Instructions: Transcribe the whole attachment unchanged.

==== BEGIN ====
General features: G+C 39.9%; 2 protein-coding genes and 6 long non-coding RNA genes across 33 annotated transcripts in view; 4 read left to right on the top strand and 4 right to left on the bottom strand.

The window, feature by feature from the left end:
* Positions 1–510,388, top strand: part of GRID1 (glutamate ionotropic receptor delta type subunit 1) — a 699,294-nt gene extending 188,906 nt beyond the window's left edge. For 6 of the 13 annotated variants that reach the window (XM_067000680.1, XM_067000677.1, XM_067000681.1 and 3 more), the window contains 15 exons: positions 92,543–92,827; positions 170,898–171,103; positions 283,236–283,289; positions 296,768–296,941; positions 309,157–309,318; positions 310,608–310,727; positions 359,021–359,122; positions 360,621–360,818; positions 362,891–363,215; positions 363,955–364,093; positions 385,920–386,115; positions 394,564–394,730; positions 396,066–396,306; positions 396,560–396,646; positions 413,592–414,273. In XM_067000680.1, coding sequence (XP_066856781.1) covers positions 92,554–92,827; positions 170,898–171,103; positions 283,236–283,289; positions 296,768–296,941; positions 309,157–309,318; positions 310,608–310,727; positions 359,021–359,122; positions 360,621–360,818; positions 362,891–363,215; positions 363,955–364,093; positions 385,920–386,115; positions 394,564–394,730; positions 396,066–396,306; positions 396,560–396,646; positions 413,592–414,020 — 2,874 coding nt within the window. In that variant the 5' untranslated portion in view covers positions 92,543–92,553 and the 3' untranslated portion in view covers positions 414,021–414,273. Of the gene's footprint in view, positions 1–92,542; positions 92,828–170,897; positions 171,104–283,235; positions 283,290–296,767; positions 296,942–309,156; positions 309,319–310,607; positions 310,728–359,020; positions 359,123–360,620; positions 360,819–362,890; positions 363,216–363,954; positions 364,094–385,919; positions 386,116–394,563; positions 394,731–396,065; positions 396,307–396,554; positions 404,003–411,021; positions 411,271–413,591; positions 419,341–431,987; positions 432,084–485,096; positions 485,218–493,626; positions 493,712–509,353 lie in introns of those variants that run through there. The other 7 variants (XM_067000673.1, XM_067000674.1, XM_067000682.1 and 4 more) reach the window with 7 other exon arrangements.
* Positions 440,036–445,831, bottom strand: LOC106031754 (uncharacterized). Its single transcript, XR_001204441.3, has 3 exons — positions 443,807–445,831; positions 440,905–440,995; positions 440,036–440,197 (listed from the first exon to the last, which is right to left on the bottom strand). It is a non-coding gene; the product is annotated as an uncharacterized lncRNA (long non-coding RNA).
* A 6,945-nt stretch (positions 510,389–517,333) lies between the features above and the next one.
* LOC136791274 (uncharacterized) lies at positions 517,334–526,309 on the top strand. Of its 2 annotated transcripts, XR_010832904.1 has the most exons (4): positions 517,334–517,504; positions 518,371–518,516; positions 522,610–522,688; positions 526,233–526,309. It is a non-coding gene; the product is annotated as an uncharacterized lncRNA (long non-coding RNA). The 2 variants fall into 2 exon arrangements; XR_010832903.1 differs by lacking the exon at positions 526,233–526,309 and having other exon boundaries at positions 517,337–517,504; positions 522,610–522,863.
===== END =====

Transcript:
General features: G+C 39.9%; 2 protein-coding genes and 6 long non-coding RNA genes across 33 annotated transcripts in view; 4 read left to right on the top strand and 4 right to left on the bottom strand.

The window, feature by feature from the left end:
* Positions 1–510,388, top strand: part of GRID1 (glutamate ionotropic receptor delta type subunit 1) — a 699,294-nt gene extending 188,906 nt beyond the window's left edge. For 6 of the 13 annotated variants that reach the window (XM_067000680.1, XM_067000677.1, XM_067000681.1 and 3 more), the window contains 15 exons: positions 92,543–92,827; positions 170,898–171,103; positions 283,236–283,289; positions 296,768–296,941; positions 309,157–309,318; positions 310,608–310,727; positions 359,021–359,122; positions 360,621–360,818; positions 362,891–363,215; positions 363,955–364,093; positions 385,920–386,115; positions 394,564–394,730; positions 396,066–396,306; positions 396,560–396,646; positions 413,592–414,273. In XM_067000680.1, coding sequence (XP_066856781.1) covers positions 92,554–92,827; positions 170,898–171,103; positions 283,236–283,289; positions 296,768–296,941; positions 309,157–309,318; positions 310,608–310,727; positions 359,021–359,122; positions 360,621–360,818; positions 362,891–363,215; positions 363,955–364,093; positions 385,920–386,115; positions 394,564–394,730; positions 396,066–396,306; positions 396,560–396,646; positions 413,592–414,020 — 2,874 coding nt within the window. In that variant the 5' untranslated portion in view covers positions 92,543–92,553 and the 3' untranslated portion in view covers positions 414,021–414,273. Of the gene's footprint in view, positions 1–92,542; positions 92,828–170,897; positions 171,104–283,235; positions 283,290–296,767; positions 296,942–309,156; positions 309,319–310,607; positions 310,728–359,020; positions 359,123–360,620; positions 360,819–362,890; positions 363,216–363,954; positions 364,094–385,919; positions 386,116–394,563; positions 394,731–396,065; positions 396,307–396,554; positions 404,003–411,021; positions 411,271–413,591; positions 419,341–431,987; positions 432,084–485,096; positions 485,218–493,626; positions 493,712–509,353 lie in introns of those variants that run through there. The other 7 variants (XM_067000673.1, XM_067000674.1, XM_067000682.1 and 4 more) reach the window with 7 other exon arrangements.
* Positions 440,036–445,831, bottom strand: LOC106031754 (uncharacterized). Its single transcript, XR_001204441.3, has 3 exons — positions 443,807–445,831; positions 440,905–440,995; positions 440,036–440,197 (listed from the first exon to the last, which is right to left on the bottom strand). It is a non-coding gene; the product is annotated as an uncharacterized lncRNA (long non-coding RNA).
* A 6,945-nt stretch (positions 510,389–517,333) lies between the features above and the next one.
* LOC136791274 (uncharacterized) lies at positions 517,334–526,309 on the top strand. Of its 2 annotated transcripts, XR_010832904.1 has the most exons (4): positions 517,334–517,504; positions 518,371–518,516; positions 522,610–522,688; positions 526,233–526,309. It is a non-coding gene; the product is annotated as an uncharacterized lncRNA (long non-coding RNA). The 2 variants fall into 2 exon arrangements; XR_010832903.1 differs by lacking the exon at positions 526,233–526,309 and having other exon boundaries at positions 517,337–517,504; positions 522,610–522,863.